As a user in the EEA, your approval is needed on a few things. To provide a better website experience, hubpages.com uses cookies (and other similar technologies) and may collect, process, and share personal data. Please choose which areas of our service you consent to our doing so.

For more information on managing or withdrawing consents and how we handle data, visit our Privacy Policy at: https://hubpages.com/privacy-policy#gdpr

Show Details
Necessary
HubPages Device IDThis is used to identify particular browsers or devices when the access the service, and is used for security reasons.
LoginThis is necessary to sign in to the HubPages Service.
Google RecaptchaThis is used to prevent bots and spam. (Privacy Policy)
AkismetThis is used to detect comment spam. (Privacy Policy)
HubPages Google AnalyticsThis is used to provide data on traffic to our website, all personally identifyable data is anonymized. (Privacy Policy)
HubPages Traffic PixelThis is used to collect data on traffic to articles and other pages on our site. Unless you are signed in to a HubPages account, all personally identifiable information is anonymized.
Amazon Web ServicesThis is a cloud services platform that we used to host our service. (Privacy Policy)
CloudflareThis is a cloud CDN service that we use to efficiently deliver files required for our service to operate such as javascript, cascading style sheets, images, and videos. (Privacy Policy)
Google Hosted LibrariesJavascript software libraries such as jQuery are loaded at endpoints on the googleapis.com or gstatic.com domains, for performance and efficiency reasons. (Privacy Policy)
Features
Google Custom SearchThis is feature allows you to search the site. (Privacy Policy)
Google MapsSome articles have Google Maps embedded in them. (Privacy Policy)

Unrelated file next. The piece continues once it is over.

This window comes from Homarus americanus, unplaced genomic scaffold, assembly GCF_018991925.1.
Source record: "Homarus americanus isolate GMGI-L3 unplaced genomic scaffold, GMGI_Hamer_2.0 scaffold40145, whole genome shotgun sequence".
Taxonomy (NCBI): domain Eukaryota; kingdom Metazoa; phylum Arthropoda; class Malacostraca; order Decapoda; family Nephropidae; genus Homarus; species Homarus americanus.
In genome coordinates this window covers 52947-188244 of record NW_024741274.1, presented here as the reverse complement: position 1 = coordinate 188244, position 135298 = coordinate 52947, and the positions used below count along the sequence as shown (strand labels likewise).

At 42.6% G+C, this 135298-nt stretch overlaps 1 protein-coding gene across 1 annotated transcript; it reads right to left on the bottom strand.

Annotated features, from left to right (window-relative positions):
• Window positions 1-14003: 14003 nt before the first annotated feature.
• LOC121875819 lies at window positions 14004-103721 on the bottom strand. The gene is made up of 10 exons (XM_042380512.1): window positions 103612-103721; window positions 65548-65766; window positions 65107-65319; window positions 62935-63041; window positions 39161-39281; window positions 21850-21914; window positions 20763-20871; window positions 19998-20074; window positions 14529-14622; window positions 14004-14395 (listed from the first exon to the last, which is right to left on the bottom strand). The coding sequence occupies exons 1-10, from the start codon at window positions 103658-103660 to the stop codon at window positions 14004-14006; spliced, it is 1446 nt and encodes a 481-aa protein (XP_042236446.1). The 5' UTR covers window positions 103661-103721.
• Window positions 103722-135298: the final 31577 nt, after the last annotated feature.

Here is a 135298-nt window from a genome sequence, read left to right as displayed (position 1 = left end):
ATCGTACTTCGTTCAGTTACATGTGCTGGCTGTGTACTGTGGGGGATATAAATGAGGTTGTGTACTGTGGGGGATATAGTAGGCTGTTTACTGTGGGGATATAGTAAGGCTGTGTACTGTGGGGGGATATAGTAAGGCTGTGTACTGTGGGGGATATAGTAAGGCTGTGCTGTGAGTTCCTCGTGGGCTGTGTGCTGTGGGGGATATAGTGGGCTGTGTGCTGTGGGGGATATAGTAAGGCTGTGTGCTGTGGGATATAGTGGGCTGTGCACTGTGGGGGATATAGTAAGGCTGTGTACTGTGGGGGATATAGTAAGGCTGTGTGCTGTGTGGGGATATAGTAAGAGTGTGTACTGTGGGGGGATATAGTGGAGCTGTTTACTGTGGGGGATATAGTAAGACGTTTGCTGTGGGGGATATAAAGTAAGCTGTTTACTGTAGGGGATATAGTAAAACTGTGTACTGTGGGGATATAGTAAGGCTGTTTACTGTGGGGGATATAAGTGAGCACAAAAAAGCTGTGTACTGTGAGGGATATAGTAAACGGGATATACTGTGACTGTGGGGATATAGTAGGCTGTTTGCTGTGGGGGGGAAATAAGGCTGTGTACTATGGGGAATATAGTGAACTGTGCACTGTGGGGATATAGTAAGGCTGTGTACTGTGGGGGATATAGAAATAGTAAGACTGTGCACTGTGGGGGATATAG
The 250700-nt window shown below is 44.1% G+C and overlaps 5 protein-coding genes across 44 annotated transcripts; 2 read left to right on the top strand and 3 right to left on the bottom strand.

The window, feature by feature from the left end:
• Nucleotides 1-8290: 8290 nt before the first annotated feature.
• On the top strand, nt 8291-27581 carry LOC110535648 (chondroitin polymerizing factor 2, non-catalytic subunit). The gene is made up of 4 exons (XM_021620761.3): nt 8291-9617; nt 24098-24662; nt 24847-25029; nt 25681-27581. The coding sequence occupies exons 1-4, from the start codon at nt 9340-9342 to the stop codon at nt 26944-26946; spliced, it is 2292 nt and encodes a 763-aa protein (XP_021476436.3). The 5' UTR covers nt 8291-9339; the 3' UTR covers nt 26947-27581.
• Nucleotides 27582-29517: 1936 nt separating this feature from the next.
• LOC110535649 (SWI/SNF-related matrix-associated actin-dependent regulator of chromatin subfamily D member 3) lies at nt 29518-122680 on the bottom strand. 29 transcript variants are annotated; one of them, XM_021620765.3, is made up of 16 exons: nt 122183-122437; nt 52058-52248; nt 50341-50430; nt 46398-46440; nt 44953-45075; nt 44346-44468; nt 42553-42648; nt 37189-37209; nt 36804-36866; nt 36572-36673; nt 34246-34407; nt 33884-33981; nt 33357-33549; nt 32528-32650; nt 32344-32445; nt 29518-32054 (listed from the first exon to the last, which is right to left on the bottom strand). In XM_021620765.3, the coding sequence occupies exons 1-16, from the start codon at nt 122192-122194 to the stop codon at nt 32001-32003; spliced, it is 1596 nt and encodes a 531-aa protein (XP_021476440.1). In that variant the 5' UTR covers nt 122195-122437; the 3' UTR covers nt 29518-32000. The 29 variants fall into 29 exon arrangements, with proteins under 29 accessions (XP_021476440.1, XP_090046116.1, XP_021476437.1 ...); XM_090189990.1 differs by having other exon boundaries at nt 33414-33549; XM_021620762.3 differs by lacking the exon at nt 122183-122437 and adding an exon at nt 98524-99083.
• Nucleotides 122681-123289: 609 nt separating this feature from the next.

Google ChartsThis is used to display charts and graphs on articles and the author center. (Privacy Policy)
Google AdSense Host APIThis service allows you to sign up for or associate a Google AdSense account with HubPages, so that you can earn money from ads on your articles. No data is shared unless you engage with this feature. (Privacy Policy)
Google YouTubeSome articles have YouTube videos embedded in them. (Privacy Policy)
VimeoSome articles have Vimeo videos embedded in them. (Privacy Policy)
PaypalThis is used for a registered author who enrolls in the HubPages Earnings program and requests to be paid via PayPal. No data is shared with Paypal unless you engage with this feature. (Privacy Policy)
Facebook LoginYou can use this to streamline signing up for, or signing in to your Hubpages account. No data is shared with Facebook unless you engage with this feature. (Privacy Policy)
MavenThis supports the Maven widget and search functionality. (Privacy Policy)
Marketing
Google AdSenseThis is an ad network. (Privacy Policy)
Google DoubleClickGoogle provides ad serving technology and runs an ad network. (Privacy Policy)
Index ExchangeThis is an ad network. (Privacy Policy)
SovrnThis is an ad network. (Privacy Policy)
Facebook AdsThis is an ad network. (Privacy Policy)
Amazon Unified Ad MarketplaceThis is an ad network. (Privacy Policy)
AppNexusThis is an ad network. (Privacy Policy)
OpenxThis is an ad network. (Privacy Policy)
Rubicon ProjectThis is an ad network. (Privacy Policy)
TripleLiftThis is an ad network. (Privacy Policy)
Say MediaWe partner with Say Media to deliver ad campaigns on our sites. (Privacy Policy)
Remarketing PixelsWe may use remarketing pixels from advertising networks such as Google AdWords, Bing Ads, and Facebook in order to advertise the HubPages Service to people that have visited our sites.
Conversion Tracking PixelsWe may use conversion tracking pixels from advertising networks such as Google AdWords, Bing Ads, and Facebook in order to identify when an advertisement has successfully resulted in the desired action, such as signing up for the HubPages Service or publishing an article on the HubPages Service.
Statistics
Author Google AnalyticsThis is used to provide traffic data and reports to the authors of articles on the HubPages Service. (Privacy Policy)
ComscoreComScore is a media measurement and analytics company providing marketing data and analytics to enterprises, media and advertising agencies, and publishers. Non-consent will result in ComScore only processing obfuscated personal data. (Privacy Policy)
Amazon Tracking PixelSome articles display amazon products as part of the Amazon Affiliate program, this pixel provides traffic statistics for those products (Privacy Policy)